Todd Grisham and a series of rotating mixed martial artists were on the alternative commentary desk with Donald Trump Sr and Donald Trump Jr. Trump Sr’s comments often centered on himself. Trump Jr’s comments often centered on himself or his father.

Trump Sr began his commentary by attacking “some very bad decisions” made by Joe Biden with regard to Afghanistan. Later, in a tribute to America, scantily-clad women carried American flags around the ring prior to the singing of the National Anthem after which the crowd chanted “We want Trump” and “Knock out Biden.”

Trump Sr also expressed delight at being in Florida: “We had a tremendous result in Florida. We love Florida. And they ran the election clean. That’s very important . . . You have a lovely crowd here. You’ve got so many [pro-Trump] signs. I love the signs . . . If you do a lot of talking, you have to back it up. I do a lot of talking and I won.”

After one fight, Trump Sr cautioned, “Let’s see what happens with the scoring. It’s like elections. It could be rigged.”

Trump Jr once again praised his father’s recall of fights. But that recall failed Trump Sr when he started talking about George Foreman vs. Michael Moorer and couldn’t remember Moorer’s name. Then, in going off on a tangent to show off his great knowledge of boxing, Trump Sr and Grisham confused Gennady Golovkin with Sergey Kovalev. Trump Sr also voiced the view on several occasions that changing championship fights from fifteen to twelve rounds “really hurt boxing.”

The first “fight” of the evening matched David Haye against Joe Fournier in an encounter that had all the credibility of a WWE confrontation but wasn’t choreographed nearly as well. Haye fought like a boxing instructor who was sparring with a pupil of limited ability and had promised ahead of time that he wouldn’t hurt him. Fournier boxed with the confidence of a man who had an understanding with his opponent that all would be well. This lasted for eight long two-minute rounds after which the judges rendered an 80-71, 79-72, 79-72 verdict in Haye’s favor.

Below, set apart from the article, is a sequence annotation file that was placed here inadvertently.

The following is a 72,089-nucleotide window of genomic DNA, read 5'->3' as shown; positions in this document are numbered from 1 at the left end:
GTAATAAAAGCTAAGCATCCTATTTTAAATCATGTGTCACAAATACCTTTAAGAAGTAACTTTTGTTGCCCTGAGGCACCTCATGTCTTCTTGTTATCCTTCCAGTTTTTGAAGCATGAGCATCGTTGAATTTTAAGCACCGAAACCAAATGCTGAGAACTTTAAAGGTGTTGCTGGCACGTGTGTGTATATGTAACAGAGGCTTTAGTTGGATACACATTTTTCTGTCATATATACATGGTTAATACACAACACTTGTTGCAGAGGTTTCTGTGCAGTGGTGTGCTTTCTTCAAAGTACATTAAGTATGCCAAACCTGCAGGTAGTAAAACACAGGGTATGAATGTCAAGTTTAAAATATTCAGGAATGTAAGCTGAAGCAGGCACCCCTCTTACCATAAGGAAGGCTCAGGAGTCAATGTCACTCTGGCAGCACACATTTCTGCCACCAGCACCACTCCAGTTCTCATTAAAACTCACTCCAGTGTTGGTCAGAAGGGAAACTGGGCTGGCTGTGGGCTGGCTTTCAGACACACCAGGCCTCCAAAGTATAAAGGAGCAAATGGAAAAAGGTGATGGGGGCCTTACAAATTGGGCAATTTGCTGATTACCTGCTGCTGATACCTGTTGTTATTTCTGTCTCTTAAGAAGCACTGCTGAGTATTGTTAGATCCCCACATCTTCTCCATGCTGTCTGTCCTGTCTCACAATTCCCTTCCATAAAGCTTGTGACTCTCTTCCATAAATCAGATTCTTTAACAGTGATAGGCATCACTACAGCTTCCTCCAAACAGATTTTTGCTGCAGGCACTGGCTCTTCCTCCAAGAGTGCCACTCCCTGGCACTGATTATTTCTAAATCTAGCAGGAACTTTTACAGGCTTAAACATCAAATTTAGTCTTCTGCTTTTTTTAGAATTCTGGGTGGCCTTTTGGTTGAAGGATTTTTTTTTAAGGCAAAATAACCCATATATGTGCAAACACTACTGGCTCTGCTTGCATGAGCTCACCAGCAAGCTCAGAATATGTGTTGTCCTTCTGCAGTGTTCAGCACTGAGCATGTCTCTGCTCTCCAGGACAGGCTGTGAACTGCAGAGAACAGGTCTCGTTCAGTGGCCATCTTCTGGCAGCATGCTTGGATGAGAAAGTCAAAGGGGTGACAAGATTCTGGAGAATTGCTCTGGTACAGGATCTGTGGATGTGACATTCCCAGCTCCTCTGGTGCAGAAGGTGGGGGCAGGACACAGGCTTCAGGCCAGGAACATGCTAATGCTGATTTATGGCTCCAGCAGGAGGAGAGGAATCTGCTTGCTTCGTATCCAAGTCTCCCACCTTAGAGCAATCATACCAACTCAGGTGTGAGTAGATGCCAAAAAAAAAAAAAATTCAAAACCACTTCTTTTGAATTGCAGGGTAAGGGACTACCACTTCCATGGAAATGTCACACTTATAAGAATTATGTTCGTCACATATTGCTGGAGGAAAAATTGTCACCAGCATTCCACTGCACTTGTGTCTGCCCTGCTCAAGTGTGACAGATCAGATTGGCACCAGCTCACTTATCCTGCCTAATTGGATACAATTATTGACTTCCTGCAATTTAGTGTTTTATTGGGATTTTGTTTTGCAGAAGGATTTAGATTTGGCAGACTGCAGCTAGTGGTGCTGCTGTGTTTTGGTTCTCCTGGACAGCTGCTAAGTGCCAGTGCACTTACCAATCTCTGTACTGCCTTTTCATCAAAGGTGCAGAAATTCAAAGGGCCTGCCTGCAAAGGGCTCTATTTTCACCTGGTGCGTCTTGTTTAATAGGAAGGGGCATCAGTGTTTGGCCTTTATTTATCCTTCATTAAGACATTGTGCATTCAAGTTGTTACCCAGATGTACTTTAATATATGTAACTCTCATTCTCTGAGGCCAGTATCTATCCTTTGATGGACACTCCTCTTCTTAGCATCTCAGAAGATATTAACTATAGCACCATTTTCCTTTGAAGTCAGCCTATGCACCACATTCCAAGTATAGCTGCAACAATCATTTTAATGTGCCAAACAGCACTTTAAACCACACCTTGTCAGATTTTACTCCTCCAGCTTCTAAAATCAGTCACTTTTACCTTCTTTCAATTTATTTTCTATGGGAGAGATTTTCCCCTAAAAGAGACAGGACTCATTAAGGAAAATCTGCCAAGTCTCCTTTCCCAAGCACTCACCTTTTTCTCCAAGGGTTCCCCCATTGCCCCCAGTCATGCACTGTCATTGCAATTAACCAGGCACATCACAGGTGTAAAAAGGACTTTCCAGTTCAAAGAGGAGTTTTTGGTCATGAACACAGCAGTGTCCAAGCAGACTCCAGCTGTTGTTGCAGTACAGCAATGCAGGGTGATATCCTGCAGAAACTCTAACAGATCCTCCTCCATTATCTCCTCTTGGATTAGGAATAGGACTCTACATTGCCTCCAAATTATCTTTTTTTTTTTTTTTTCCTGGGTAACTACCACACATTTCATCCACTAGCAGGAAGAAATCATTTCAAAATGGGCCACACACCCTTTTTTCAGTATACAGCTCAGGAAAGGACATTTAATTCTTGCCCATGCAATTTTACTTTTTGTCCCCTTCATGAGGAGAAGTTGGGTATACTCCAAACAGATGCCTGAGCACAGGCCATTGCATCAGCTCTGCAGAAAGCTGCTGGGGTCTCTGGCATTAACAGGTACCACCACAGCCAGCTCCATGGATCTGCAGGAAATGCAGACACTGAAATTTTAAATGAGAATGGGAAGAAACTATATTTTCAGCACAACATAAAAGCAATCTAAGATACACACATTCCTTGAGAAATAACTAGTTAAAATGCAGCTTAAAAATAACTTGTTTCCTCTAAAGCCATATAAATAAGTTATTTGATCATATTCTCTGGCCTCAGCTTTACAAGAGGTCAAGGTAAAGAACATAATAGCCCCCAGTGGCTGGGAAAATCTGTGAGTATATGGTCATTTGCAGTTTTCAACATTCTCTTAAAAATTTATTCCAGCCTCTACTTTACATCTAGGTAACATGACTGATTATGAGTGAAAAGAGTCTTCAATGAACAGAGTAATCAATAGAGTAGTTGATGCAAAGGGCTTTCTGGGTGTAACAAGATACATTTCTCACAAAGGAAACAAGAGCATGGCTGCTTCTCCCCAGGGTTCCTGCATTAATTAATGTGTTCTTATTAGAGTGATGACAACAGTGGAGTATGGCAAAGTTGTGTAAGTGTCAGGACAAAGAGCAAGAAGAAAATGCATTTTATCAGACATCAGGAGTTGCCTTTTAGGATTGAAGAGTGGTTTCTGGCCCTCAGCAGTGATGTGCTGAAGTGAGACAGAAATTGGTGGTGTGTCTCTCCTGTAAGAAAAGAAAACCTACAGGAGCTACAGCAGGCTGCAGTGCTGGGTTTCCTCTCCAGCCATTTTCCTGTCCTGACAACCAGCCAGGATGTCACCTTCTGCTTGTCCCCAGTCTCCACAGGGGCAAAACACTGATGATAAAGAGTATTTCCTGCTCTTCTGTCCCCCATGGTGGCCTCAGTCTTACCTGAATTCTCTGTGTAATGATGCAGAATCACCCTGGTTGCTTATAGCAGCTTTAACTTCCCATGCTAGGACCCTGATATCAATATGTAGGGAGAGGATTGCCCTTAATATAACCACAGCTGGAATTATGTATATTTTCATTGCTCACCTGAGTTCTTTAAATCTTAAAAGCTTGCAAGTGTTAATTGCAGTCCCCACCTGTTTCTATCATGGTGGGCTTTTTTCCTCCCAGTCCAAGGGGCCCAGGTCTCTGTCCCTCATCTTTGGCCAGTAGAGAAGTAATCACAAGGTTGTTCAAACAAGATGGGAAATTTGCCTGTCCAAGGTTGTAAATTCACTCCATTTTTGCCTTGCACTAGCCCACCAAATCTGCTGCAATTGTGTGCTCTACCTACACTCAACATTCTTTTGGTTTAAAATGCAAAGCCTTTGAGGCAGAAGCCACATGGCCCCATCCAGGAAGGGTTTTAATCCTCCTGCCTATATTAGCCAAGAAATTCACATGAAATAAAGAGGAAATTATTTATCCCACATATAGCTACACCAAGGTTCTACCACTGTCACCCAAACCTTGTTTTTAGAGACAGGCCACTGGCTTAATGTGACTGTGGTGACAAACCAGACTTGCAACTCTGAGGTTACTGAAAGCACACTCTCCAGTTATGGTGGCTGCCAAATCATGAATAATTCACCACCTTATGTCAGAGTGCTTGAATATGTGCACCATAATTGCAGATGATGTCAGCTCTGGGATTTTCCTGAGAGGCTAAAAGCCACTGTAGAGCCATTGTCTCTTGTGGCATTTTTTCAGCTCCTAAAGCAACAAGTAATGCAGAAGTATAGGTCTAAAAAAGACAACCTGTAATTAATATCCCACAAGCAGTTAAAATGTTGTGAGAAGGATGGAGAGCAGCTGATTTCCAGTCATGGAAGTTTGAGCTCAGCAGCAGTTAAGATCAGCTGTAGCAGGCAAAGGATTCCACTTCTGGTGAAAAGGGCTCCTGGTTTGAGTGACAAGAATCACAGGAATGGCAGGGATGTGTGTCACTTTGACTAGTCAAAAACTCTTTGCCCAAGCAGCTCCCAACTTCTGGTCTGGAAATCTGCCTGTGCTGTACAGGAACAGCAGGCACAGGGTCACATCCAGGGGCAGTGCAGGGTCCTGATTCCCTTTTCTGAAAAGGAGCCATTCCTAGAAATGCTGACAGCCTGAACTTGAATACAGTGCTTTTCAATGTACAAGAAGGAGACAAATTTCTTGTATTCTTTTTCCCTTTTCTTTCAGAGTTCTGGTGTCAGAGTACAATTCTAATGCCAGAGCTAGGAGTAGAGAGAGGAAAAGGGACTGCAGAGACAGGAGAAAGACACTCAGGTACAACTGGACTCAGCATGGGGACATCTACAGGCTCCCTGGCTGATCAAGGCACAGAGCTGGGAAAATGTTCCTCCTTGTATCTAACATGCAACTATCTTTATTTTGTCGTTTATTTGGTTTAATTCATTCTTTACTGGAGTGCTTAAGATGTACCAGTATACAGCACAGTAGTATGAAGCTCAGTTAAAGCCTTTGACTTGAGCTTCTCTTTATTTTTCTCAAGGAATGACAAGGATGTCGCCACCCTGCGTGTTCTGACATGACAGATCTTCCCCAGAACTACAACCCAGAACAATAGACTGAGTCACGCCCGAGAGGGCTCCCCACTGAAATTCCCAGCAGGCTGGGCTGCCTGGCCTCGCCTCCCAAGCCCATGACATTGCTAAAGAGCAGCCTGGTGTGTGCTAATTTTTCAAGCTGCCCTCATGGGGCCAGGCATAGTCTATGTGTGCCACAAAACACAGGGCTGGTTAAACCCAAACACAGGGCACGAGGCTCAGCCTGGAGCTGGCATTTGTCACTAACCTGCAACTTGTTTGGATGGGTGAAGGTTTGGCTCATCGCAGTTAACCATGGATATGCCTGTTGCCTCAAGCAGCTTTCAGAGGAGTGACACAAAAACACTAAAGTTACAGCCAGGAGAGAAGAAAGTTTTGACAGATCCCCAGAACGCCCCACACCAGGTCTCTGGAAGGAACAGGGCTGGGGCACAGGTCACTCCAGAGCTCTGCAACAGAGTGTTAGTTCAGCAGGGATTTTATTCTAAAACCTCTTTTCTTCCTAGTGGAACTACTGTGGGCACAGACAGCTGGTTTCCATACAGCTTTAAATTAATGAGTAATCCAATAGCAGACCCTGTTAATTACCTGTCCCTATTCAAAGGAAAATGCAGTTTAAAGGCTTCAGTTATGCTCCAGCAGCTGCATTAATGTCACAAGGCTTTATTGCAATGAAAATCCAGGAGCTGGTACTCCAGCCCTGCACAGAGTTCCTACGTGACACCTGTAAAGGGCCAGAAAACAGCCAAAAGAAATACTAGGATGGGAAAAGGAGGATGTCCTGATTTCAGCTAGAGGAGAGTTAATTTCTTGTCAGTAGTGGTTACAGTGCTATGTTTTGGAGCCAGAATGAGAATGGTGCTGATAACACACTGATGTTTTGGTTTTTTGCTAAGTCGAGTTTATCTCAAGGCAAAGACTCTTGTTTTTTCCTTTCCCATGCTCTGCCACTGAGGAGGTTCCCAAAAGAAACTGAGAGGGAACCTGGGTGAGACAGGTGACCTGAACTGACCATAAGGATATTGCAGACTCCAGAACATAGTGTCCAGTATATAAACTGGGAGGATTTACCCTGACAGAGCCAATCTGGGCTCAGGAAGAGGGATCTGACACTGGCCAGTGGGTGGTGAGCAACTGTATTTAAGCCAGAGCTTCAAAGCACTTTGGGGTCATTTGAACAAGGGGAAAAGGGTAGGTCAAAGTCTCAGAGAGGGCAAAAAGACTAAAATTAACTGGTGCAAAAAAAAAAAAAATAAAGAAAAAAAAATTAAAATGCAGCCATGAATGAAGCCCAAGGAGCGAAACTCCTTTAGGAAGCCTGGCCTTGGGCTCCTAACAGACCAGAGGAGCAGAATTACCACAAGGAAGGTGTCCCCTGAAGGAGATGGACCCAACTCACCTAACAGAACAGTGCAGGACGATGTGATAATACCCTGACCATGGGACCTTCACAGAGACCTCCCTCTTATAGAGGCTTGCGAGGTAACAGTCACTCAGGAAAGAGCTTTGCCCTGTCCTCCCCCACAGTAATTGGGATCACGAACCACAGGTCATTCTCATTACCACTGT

Next up, Jono Carroll won a 97-93, 97-93, 95-95 majority decision over Andy Vences in a tedious affair that saw thirty seconds of action spread over ten rounds. After that, in a match-up of previously-retired, 46-year-old MMA fighters, Anderson Silva knocked out Tito Ortiz in 81 seconds.

Then it was time for Holyfield-Belfort. The contest was scheduled for eight two-minute rounds. Holyfield had weighed in at 225 pounds, Belfort at 206.

Watching Evander in the ring was sad. His balance was poor. His reflexes were shot. He pawed with his jab and seemed to have no defense against punches. Fifty-five seconds into the contest, Belfort landed a straight left to the body that knocked Holyfield off balance and pushed him back into the ropes. Then he attacked. Evander covered up and, seeming to understand at this point that he was in a real fight, threw a wild left hook that looked like it was designed to hurt. But it missed by a wide margin and his momentum caused him to plummet into the bottom ring strand and then to the canvas.

Holyfield rose. Belfort attacked again and, at the 1:22 mark, dropped Evander with a left uppercut to the jaw. Evander beat the count but was in trouble. Showing no mercy, Belfort threw eighteen unanswered punches. One minute 49 seconds into the round, referee Sammy Burgos stopped the fight.